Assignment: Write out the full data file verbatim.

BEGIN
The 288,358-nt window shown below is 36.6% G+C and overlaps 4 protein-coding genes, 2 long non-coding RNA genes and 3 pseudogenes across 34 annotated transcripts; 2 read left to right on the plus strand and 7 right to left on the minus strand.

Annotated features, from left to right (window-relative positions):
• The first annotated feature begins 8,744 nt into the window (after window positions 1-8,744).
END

The 288,358-nt window shown below is 36.6% G+C and overlaps 4 protein-coding genes, 2 long non-coding RNA genes and 3 pseudogenes across 34 annotated transcripts; 2 read left to right on the plus strand and 7 right to left on the minus strand.

Annotated features, from left to right (window-relative positions):
• The first annotated feature begins 8,744 nt into the window (after window positions 1-8,744).